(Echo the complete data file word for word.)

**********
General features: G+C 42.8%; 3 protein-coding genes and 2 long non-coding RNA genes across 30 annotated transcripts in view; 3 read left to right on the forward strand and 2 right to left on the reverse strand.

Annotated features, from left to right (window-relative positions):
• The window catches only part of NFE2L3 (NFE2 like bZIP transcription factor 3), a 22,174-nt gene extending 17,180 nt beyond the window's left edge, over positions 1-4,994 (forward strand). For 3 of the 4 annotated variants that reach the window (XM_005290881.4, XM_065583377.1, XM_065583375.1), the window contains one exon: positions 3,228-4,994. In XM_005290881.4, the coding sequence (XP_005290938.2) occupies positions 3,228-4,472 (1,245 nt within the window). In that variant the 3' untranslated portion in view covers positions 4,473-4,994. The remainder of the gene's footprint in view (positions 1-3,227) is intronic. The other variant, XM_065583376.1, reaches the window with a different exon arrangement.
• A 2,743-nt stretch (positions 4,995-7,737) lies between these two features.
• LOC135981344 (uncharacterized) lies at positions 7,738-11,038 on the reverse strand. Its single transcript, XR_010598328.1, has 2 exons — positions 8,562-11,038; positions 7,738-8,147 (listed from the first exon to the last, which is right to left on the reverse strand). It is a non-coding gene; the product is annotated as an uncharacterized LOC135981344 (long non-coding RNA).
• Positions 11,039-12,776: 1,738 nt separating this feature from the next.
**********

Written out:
General features: G+C 42.8%; 3 protein-coding genes and 2 long non-coding RNA genes across 30 annotated transcripts in view; 3 read left to right on the forward strand and 2 right to left on the reverse strand.

Annotated features, from left to right (window-relative positions):
• The window catches only part of NFE2L3 (NFE2 like bZIP transcription factor 3), a 22,174-nt gene extending 17,180 nt beyond the window's left edge, over positions 1-4,994 (forward strand). For 3 of the 4 annotated variants that reach the window (XM_005290881.4, XM_065583377.1, XM_065583375.1), the window contains one exon: positions 3,228-4,994. In XM_005290881.4, the coding sequence (XP_005290938.2) occupies positions 3,228-4,472 (1,245 nt within the window). In that variant the 3' untranslated portion in view covers positions 4,473-4,994. The remainder of the gene's footprint in view (positions 1-3,227) is intronic. The other variant, XM_065583376.1, reaches the window with a different exon arrangement.
• A 2,743-nt stretch (positions 4,995-7,737) lies between these two features.
• LOC135981344 (uncharacterized) lies at positions 7,738-11,038 on the reverse strand. Its single transcript, XR_010598328.1, has 2 exons — positions 8,562-11,038; positions 7,738-8,147 (listed from the first exon to the last, which is right to left on the reverse strand). It is a non-coding gene; the product is annotated as an uncharacterized LOC135981344 (long non-coding RNA).
• Positions 11,039-12,776: 1,738 nt separating this feature from the next.